Recently I've been trying to make something like the refreshing Jasmine Lime Cooler by brewing a big pot of jasmine tea, steeping for an hour or two and keeping that in the fridge to add a splash of lime cordial to (Bottle Green rather than Roses, as it has a lot more lime and a lot less sugar). I'm not sure if it needs fresh lime or a bigger slug of cordial to approximate US limeade - or margarita mix ;-) - as it's not quite as tangy and limy as Peet's.
Usually I wouldn't brew jasmine more than a couple of minutes; for drinking hot, long brewing brings out far too much tannin that overwhelms the jasmine. For drinking cold I think it needs the longer brewing to get strong enough to retain flavour in a cold drink; I often brew a second pot with the leaves after I've put the first pot in a jug and it's too light in flavour to stand up to the lime as much, but very refreshing.
Obligatory nugget of incorrect common knowledge ;-) Brits should be called lemonies rather than limeys as Cook used lemons to avoid scurvy in his crew; limes don't have enough vitamin C to help.
Office 365 is compelling in several ways and it wins hands down in one specific situation; where you're not putting everything into the cloud and you already have Microsoft IT in your business. I've also been thinking about the implications of this hybrid approach.
Lead on cloud - or the business will work around you: my view on why Microsoft's view of the cloud is one of the more pragmatic approaches, written to accompany my interview with Kenon Owens about System Center 2012 where we decide "IT departments can't ignore the cloud. If they fail to deliver systems that are fast and easy to set up, business teams will just sidestep them and sign up for a cloud service — whatever the consequences for security or compliance".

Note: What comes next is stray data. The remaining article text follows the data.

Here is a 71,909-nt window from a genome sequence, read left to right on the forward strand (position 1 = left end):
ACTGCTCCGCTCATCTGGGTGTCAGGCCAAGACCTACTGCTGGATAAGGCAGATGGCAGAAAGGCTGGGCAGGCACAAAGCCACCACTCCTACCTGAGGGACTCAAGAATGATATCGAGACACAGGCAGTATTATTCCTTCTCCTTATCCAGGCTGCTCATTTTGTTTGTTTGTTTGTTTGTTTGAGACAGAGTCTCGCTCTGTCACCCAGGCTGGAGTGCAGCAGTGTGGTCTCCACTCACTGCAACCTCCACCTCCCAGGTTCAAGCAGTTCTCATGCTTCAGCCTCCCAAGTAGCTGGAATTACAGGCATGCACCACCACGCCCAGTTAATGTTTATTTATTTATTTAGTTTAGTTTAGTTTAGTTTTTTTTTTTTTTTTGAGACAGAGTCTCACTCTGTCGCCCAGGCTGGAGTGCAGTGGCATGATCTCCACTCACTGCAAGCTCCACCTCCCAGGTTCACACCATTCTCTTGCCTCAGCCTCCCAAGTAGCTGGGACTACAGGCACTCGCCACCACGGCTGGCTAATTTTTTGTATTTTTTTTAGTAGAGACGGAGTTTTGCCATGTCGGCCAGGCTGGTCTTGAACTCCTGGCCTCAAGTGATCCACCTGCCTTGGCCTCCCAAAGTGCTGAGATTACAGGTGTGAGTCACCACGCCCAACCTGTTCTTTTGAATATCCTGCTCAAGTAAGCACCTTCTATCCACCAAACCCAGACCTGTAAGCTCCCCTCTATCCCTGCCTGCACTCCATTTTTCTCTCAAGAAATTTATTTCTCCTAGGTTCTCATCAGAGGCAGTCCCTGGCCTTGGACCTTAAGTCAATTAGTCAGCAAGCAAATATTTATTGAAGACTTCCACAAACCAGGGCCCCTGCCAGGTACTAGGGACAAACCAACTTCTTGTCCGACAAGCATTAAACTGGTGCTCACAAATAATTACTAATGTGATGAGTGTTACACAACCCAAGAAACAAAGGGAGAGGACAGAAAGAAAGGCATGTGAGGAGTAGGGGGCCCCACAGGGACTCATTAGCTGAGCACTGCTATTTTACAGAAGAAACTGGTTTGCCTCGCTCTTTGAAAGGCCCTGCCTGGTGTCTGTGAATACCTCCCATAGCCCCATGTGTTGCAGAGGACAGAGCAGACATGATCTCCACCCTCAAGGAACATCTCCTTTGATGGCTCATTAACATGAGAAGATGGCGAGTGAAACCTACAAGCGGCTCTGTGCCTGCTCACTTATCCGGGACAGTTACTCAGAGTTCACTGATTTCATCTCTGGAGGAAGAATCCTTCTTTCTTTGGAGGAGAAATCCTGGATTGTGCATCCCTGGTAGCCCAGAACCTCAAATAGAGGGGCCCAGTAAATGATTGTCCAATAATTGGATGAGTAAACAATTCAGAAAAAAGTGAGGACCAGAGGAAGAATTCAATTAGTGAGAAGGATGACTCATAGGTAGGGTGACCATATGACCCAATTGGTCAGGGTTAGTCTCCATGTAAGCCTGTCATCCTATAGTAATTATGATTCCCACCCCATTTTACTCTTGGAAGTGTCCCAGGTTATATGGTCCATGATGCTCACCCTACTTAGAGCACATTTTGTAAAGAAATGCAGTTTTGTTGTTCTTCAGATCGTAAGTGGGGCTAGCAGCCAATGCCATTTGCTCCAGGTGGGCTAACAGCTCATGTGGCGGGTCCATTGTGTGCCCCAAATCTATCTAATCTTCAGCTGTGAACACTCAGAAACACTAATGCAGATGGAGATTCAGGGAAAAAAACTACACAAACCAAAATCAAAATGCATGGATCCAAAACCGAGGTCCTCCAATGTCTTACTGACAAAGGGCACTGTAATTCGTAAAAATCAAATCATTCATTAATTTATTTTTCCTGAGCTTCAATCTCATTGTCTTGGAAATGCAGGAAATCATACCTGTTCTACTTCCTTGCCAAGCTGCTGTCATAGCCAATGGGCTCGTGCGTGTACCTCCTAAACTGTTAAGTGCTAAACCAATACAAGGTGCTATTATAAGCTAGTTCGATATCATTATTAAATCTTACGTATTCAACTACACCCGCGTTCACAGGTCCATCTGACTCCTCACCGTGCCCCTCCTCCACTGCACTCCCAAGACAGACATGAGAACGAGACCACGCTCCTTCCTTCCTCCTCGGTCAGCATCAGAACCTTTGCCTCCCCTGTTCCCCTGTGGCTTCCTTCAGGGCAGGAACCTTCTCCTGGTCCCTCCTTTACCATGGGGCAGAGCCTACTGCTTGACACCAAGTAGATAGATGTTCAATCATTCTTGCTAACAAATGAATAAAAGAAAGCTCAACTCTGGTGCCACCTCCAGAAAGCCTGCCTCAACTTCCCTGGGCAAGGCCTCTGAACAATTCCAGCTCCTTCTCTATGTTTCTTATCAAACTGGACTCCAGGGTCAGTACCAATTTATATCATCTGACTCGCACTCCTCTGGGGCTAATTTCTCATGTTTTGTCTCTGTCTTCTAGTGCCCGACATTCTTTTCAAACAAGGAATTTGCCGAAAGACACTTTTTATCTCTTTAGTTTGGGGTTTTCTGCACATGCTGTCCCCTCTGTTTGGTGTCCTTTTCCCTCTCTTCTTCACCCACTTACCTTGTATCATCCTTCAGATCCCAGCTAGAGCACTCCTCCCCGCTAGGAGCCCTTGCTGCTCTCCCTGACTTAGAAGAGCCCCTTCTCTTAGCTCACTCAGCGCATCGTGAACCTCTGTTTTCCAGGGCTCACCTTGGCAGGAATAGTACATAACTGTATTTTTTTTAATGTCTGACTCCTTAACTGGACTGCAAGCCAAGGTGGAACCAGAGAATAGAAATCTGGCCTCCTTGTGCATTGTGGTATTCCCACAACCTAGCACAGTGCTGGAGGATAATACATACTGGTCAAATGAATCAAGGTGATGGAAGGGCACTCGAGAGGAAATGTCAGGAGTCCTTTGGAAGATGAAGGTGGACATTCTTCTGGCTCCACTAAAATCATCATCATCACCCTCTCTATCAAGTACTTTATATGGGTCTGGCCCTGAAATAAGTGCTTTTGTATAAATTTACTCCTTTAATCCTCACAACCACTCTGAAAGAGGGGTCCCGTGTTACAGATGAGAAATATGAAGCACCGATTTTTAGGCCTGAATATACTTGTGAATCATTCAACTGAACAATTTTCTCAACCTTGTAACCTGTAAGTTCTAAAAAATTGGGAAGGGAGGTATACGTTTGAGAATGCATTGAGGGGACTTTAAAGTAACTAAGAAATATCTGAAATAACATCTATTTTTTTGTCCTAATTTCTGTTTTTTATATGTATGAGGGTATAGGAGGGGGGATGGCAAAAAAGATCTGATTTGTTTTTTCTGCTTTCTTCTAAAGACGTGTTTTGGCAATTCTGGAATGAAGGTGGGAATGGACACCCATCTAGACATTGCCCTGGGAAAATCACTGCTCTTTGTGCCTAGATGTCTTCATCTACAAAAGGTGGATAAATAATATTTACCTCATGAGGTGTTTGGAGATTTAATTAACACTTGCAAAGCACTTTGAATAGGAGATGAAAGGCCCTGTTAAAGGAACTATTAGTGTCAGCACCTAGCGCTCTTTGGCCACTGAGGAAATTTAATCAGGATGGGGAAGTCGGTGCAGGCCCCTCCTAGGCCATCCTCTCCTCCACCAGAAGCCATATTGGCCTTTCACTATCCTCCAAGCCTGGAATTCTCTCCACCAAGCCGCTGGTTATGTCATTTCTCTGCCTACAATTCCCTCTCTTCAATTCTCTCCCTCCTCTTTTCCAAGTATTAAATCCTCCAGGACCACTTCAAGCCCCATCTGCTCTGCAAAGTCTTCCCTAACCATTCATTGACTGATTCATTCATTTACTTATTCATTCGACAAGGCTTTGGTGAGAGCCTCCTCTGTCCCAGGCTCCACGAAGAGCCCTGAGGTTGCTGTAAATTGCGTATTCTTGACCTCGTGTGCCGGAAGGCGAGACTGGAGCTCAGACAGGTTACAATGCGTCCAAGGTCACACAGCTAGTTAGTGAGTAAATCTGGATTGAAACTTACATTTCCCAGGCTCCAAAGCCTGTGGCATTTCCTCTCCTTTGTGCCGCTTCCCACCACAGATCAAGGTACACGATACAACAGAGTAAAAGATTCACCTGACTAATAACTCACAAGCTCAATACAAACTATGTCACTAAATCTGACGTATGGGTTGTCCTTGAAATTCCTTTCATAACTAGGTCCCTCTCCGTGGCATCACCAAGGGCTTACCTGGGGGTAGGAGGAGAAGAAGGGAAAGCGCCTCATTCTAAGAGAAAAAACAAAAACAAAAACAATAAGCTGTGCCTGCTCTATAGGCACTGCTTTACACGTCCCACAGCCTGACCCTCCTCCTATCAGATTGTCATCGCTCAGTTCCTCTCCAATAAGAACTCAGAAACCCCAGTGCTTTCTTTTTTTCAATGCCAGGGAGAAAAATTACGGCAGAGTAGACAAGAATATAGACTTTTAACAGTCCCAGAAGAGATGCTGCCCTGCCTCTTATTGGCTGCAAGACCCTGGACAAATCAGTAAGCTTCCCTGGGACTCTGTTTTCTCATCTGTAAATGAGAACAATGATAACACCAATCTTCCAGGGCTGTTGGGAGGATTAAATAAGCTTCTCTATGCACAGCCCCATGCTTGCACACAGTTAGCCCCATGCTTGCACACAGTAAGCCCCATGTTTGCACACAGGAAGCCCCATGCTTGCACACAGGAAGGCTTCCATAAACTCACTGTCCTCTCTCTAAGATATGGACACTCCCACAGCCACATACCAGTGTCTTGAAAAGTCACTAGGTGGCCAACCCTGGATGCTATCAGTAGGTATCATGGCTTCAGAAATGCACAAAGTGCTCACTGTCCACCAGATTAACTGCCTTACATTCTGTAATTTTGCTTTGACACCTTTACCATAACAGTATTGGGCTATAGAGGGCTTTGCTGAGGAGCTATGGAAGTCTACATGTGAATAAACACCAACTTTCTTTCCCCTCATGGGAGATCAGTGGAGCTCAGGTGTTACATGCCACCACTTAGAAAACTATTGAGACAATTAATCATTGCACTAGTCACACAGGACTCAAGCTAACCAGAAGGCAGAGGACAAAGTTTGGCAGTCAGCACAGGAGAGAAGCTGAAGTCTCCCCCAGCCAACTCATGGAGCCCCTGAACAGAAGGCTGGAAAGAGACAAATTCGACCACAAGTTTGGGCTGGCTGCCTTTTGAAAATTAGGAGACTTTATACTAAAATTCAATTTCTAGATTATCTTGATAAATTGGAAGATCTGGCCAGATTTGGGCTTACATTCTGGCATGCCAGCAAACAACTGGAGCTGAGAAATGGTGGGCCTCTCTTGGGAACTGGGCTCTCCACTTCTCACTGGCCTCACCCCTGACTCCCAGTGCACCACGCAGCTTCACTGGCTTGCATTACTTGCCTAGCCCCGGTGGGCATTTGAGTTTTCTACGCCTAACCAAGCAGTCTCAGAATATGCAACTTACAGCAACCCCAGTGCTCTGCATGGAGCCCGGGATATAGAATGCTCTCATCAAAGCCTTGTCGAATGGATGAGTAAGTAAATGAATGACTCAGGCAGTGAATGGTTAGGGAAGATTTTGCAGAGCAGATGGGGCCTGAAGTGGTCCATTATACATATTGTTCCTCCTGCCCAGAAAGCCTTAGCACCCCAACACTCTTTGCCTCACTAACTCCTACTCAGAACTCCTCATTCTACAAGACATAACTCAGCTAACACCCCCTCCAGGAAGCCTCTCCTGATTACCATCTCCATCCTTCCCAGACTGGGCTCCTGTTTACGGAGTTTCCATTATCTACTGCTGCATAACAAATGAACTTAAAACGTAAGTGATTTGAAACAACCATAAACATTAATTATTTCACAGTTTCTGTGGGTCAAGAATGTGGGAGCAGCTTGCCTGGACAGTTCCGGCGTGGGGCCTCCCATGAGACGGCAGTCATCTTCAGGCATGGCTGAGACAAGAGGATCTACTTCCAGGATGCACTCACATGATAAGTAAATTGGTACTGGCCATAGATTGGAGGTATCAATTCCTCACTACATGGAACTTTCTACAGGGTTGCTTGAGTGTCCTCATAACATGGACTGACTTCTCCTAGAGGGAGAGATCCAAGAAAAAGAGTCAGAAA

Talking to Microsoft execs about that view of cloud, I got a nugget about the way Microsoft runs the business that I hadn't known before. Microsoft execs: paid by results
Microsoft has gone back and forth between treating SPs as feature packs.
With Windows XP, service packs were significant upgrades; XP SP1 added tablet PC functionality, SP2 was practically a new version of Windows.which was fairly major; XP3 had .NET features brought in from Vista as well as various security features (admittedly for business in most cases) rather than simply rollups and hotfixes.
Even Vista SP1 was a major update, improving power management, network speed, search speed and adding hardware support like Blu-ray burning to bring it up to the same performance as XP SP2 (according to Microsoft - it arrived just as Windows 7 was in beta so it never had a chance: I installed it on the way to the airport the day it came out, tested it and went right back to the beta of 7).
But although it included significant updates for business users using remote connections to a work server, for most people Windows 7 Service Pack 1 was little more than a rollup of updates and hotfixes (although it actually adds significant features for businesses using certain kinds of virtualisation from Windows Server). That's what Microsoft has been aiming at for years; service packs that don't add new features and that you already have if you've been accepting automatic updates.
The general popularity of Windows 7 makes that easier to achieve. So what does that mean for Windows 7 SP2 and when will we see it?